Do scientific posters usually get published? Well, no. But why not? I can’t offhand think of a single example of a published poster, though there must be some out there. They are, after all, legitimate research artifacts, and typically contain more information than published abstracts. So I’m happy to violate that norm.

Folks: it’s 2017. Publish your posters.

References

  • Taylor, Michael P., and Mathew J. Wedel. 2017. A unique Morrison-Formation sauropod specimen with biconcave dorsal vertebrae. p. 78 in: Abstract Volume: The 65th Symposium on Vertebrate Palaeontology and Comparative Anatomy & The 26th Symposium on Palaeontological Preparation and Conservation. University of Birmingham: 12th–15th September 2017. 79 pp. PeerJ preprint 3144v2. doi:10.7287/peerj.preprints.3144v2/supp-1

“Biconcavoposeidon”

August 15, 2017

Here is a fascinating sequence of five consecutive posterior dorsal vertebra — AMNH FARB 291 from the”Big Bone Room” at the AMNH:

AMNH FARB 291, five consecutive posterior dorsal vertebrae of a probably brachiosaurid sauropod, in right lateral view. The vertebrae are embedded in a plaster block, which has been desaturated in this image.

Matt and I first saw this specimen back in February 2009, when we were mostly there to look at Apatosarusminimus (and then again in 2012). As soon as our eyes lit on it, we couldn’t help but be captivated by its bizarre biconcave centra. We immediately started flippantly referring to it as “Biconcavoposeidon” — the ugliest name we could come up with — and in our subsequent discussions the name has stuck (often abbreviated to “BCP”).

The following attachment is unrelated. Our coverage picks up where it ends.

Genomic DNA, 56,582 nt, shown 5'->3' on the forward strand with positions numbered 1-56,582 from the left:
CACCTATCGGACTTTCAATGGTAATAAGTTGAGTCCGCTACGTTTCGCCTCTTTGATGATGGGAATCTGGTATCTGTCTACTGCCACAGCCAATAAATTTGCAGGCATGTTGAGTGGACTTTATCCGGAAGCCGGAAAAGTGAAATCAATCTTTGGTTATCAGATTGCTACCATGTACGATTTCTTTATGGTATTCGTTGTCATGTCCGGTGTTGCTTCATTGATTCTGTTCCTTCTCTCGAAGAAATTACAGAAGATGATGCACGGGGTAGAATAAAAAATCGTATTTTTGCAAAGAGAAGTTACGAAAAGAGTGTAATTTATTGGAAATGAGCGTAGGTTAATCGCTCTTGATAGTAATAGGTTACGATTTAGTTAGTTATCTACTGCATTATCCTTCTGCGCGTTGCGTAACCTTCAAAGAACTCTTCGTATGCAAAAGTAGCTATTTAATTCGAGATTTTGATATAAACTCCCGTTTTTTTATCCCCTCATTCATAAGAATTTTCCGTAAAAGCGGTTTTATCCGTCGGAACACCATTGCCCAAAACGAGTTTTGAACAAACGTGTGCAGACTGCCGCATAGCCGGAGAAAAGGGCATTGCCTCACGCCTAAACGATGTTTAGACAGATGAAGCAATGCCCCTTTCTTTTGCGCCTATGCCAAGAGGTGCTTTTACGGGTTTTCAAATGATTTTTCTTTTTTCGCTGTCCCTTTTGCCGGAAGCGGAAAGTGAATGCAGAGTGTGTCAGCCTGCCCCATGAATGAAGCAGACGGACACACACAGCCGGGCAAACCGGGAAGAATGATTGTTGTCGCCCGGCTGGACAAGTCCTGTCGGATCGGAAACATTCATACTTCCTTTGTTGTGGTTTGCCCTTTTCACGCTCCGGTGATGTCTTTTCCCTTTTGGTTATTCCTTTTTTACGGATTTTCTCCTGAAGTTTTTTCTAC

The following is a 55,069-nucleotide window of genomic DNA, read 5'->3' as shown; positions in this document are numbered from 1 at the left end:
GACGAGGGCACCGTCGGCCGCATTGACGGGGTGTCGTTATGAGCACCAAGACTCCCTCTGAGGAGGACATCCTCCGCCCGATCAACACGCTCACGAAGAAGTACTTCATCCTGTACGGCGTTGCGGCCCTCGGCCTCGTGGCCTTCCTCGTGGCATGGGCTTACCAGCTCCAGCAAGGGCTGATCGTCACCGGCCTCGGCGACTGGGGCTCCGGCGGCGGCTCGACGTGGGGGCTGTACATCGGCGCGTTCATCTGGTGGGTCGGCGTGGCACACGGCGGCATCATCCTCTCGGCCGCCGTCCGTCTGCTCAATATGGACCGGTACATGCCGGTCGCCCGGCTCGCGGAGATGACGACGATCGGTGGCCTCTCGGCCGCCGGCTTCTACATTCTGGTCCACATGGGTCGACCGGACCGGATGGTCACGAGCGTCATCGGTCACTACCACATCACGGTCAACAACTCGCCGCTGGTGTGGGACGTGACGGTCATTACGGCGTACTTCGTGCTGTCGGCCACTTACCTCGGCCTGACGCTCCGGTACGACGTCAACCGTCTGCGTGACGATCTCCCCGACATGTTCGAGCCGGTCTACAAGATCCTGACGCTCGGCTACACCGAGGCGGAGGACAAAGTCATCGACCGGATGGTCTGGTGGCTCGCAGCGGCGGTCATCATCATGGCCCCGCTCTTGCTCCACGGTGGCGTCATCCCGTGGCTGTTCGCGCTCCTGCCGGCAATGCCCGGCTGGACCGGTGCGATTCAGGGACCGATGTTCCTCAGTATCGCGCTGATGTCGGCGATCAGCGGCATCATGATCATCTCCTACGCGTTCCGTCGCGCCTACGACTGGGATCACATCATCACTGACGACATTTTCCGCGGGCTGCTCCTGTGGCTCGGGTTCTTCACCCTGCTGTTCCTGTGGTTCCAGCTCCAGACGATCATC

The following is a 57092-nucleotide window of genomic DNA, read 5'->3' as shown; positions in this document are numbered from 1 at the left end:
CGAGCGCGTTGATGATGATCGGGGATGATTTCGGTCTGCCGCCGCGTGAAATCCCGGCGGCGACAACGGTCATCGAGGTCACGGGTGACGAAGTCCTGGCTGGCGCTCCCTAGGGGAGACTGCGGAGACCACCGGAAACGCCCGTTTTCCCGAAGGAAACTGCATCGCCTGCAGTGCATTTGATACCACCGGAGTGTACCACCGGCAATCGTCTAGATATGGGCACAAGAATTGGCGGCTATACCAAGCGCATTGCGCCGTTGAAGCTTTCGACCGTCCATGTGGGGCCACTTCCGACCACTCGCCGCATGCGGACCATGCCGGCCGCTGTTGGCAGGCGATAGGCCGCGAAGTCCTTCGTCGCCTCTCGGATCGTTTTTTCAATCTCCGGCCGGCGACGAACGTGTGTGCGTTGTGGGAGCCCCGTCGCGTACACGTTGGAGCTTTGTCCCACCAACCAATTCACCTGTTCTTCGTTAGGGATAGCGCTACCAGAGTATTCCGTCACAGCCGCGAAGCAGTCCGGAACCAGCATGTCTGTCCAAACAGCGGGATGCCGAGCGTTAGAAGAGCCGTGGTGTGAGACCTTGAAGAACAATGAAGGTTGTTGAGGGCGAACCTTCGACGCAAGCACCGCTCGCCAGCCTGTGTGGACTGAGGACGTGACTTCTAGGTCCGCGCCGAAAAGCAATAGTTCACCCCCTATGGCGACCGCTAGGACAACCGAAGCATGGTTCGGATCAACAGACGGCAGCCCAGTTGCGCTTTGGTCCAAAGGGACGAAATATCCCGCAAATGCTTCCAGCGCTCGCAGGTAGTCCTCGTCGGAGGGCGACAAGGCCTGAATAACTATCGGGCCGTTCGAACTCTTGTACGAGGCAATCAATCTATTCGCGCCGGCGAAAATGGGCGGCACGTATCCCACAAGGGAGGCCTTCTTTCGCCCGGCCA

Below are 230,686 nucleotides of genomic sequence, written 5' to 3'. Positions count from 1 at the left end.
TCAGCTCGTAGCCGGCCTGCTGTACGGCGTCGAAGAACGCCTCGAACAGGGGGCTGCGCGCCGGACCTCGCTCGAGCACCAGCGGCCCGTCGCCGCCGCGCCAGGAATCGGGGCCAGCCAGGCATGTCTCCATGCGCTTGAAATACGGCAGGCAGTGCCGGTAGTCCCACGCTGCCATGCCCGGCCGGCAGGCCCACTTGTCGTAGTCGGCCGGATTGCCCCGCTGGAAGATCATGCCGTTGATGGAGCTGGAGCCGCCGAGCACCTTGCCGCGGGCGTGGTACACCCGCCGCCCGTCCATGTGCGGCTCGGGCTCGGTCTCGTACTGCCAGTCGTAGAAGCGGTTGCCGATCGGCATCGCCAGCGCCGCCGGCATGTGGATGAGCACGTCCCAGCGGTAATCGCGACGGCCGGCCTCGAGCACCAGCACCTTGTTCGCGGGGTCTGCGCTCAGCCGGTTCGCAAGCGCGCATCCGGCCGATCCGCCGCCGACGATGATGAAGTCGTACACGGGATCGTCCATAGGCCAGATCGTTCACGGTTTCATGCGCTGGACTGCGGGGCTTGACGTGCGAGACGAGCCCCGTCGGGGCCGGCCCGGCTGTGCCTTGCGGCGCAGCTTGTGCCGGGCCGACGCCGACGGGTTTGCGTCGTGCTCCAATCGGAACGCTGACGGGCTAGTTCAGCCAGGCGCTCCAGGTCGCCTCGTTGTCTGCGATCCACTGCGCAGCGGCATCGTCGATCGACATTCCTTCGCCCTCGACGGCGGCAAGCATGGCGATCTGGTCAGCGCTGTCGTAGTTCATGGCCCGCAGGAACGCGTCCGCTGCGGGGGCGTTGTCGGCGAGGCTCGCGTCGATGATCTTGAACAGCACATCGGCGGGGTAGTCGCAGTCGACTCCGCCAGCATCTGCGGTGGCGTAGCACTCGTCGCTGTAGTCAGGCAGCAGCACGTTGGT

• Taxonomic note: for avoidance of doubt, “Biconcavoposeidon” is not and will never be a formal taxonomic name, only an informal specimen nickname. If at some future point we conclude that this specimen represents a new taxon, and name it, we will definitely not use the name “Biconcavoposeidon”. If you ever use the name, please do not set it in italics.

As you can see in this front view, the specimen is sheared: the upper part of the vertebrae have been displaced to their left (which is the right as we see it in this image):

AMNH FARB 291, most anterior of five consecutive posterior dorsal vertebrae of a probably brachiosaurid sauropod, in anterior view.

Apart from the shearing, though, and the truncation of the neural spines shortly above the transverse processes, the specimen is in pretty good nick. Crucially, it’s not been “restored” in plaster to conceal what is and is not real bone — unlike many specimens of that era. It came out of the Bone Cabin quarry in 1898, back when scientific information was routinely discarded in order to obtain a more beautiful-looking specimen.

This is the specimen that I’ll be presenting at SVPCA this year — though only as a poster, unfortunately: there’s no talk for me, Matt or Darren this year. We’ve posted our abstract (including the illustration above) to the nascent PeerJ collection for SVPCA 2017, and we’re looking forward to seeing more of the materials from that conference — abstracts, then manuscripts, then papers — appearing in the collection.

So far as we know, there’s no other sauropod specimen with biconcave posterior dorsal vertebrae. (And, no, Amphicoelias is not an exception, despite its name.) But have we missed any?